If this does happen, you should check whether your loved one had taken out any insurance to cover any debts outstanding at the time of their death.

If the debt was from a joint account, the debt is required to be repaid by the surviving account holder. Similarly, anyone who was living with your loved one is expected to continue to pay any outstanding household bills and council tax.

Joint bank accounts

If one of the account holders of a joint bank or building society account passes away, all the remaining money in the account is inherited automatically by the surviving partner. The bank or building society where the account is held may ask to see a copy of the death certificate before any funds from the account can be transferred out.

Joint-owned property

There are two types of joint-owned property for couples:

  • Beneficial joint tenancies
  • Tenancies in common

Beneficial joint tenancies

If both parties were beneficial joint tenants at the time of death, the surviving party inherits the other’s share in the property automatically. In this case, probate and letters of administration will only be necessary if the parties jointly owned other assets.

Tenancies in common

The surviving party from a tenants in common property agreement does not automatically inherit the other party’s share in the property. Under this agreement, probate or letters of administration will be needed so that the executor or administrator can divide the share in the property between those entitled as stipulated by the will.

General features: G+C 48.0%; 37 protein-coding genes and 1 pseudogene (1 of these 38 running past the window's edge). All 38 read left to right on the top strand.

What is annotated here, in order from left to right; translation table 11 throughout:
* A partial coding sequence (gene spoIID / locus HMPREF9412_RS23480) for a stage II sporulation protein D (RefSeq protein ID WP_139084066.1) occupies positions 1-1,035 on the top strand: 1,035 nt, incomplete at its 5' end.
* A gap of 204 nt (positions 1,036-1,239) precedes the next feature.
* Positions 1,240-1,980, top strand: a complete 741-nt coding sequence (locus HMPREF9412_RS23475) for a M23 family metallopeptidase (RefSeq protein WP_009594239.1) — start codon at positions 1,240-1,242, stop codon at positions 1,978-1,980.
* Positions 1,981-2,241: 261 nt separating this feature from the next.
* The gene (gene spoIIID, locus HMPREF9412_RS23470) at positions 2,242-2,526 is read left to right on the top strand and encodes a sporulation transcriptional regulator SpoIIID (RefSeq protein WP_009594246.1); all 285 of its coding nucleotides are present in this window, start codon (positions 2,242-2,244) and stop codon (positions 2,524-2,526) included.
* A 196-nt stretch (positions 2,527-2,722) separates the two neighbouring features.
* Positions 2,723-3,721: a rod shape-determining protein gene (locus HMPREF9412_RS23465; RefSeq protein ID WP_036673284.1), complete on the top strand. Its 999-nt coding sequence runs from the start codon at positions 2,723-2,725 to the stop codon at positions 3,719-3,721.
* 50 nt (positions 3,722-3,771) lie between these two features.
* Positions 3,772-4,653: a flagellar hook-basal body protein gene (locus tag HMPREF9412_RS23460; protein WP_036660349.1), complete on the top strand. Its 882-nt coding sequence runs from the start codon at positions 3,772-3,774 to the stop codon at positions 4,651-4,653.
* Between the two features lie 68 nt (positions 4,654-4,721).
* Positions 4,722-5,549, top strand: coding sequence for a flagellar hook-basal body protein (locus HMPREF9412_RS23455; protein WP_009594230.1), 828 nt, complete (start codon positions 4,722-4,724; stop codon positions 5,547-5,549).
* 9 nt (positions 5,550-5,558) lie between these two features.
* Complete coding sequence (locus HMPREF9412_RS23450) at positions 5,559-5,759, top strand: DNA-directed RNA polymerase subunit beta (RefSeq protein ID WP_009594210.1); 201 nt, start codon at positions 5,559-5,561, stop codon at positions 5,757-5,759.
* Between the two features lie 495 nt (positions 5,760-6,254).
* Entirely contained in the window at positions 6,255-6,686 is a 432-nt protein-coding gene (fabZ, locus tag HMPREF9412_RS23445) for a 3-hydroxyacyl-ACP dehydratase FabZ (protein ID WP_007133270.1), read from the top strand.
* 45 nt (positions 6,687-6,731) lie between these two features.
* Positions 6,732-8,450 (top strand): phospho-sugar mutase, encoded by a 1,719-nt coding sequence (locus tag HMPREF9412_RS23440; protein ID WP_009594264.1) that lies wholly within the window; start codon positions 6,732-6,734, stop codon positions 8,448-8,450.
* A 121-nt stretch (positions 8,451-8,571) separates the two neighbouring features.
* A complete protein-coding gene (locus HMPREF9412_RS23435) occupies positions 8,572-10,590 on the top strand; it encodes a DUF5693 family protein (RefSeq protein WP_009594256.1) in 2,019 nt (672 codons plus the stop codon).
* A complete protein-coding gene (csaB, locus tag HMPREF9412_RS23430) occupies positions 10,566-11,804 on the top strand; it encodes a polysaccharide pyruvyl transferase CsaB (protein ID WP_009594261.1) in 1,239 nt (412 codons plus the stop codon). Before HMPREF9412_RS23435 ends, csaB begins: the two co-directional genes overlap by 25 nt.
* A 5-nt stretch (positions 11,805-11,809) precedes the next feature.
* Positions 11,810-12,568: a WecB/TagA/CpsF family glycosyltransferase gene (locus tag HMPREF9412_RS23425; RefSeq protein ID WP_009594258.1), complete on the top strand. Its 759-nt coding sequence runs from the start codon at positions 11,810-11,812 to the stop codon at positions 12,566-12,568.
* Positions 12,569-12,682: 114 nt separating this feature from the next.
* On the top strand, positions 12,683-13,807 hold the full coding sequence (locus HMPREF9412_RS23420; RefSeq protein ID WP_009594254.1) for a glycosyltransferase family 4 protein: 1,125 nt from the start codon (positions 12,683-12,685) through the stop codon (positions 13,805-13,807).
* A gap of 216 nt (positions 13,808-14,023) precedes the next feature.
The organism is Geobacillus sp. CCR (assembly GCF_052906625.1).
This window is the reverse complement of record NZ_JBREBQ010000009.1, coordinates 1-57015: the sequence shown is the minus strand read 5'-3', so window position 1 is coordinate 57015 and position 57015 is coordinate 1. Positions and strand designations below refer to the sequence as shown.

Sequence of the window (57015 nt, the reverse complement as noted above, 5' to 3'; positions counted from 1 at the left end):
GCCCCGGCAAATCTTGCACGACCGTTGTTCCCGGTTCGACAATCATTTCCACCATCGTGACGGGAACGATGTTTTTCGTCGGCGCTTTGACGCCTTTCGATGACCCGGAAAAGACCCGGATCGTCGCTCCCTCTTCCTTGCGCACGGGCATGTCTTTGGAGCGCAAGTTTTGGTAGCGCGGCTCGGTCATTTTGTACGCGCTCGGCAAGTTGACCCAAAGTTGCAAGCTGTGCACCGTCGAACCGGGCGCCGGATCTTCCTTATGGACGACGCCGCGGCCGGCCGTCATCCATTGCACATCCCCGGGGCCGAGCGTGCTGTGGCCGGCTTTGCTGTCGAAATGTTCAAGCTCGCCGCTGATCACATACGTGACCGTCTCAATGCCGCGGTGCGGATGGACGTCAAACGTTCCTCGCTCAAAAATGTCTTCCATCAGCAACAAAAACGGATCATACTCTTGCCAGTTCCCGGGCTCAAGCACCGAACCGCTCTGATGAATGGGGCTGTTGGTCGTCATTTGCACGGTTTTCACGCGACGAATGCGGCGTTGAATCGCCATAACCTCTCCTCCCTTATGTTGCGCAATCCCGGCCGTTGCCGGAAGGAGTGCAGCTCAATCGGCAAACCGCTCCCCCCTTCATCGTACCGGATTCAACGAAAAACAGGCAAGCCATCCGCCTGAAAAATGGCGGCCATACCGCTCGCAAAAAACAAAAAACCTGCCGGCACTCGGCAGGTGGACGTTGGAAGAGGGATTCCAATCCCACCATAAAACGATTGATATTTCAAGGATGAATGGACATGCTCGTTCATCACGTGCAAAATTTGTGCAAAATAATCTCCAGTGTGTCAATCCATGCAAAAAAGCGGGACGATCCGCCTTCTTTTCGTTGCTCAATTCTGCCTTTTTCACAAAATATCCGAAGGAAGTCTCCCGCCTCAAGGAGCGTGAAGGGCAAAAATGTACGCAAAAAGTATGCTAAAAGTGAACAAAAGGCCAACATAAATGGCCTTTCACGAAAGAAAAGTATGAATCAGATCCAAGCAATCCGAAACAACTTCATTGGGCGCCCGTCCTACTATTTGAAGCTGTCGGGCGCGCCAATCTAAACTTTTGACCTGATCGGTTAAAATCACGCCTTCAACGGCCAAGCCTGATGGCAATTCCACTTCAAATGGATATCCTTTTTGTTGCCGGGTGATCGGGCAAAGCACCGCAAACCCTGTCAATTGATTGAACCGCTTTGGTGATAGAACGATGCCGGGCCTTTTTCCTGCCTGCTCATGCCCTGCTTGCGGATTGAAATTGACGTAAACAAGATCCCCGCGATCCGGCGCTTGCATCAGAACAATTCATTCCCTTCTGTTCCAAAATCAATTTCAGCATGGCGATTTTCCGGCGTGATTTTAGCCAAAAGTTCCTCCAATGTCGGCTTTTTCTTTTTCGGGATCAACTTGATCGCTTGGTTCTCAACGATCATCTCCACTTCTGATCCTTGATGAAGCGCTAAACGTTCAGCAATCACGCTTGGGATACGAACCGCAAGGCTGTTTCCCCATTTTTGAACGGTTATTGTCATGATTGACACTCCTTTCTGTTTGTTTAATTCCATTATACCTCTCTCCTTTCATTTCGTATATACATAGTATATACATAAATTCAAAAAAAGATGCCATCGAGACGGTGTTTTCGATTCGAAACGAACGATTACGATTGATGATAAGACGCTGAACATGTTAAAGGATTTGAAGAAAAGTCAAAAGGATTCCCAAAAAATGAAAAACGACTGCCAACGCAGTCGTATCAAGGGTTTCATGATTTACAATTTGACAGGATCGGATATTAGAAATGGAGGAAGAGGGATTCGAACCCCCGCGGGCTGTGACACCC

Mortgaged property

If an inherited property comes with an outstanding mortgage, the mortgage provider will ask the heir to take over the mortgage or to pay the total amount of the mortgage immediately.

In the event that life insurance was taken out by your loved one, any endowment or a mortgage protection policy may be able to pay for the outstanding mortgage balance.

If the heir of the property wants to sell, the payment of the mortgage will be required after the sale of the property.

Low-value estates

When the entirety of the estate consists of a low sum in a bank or building society account, you may be able to access those funds without probate or letters of administration. The bank or building society that the account is with may have a different interpretation of a small amount than others, so you should contact them to find out what they consider a small amount to be.

Some banks or building societies even allow you to remove large amounts of money without having to apply for probate or letters of administration.

In most cases, however, probate or letters of administration are needed before any money can be removed or transferred from an account. The exception to this is when the funds are needed to pay for funeral costs, inheritance tax, probate fees or other expenses associated with the funeral and estate administration.

To learn more about probate, letters of administration, and the roles of the executor and administrator, visit our managing an estate page.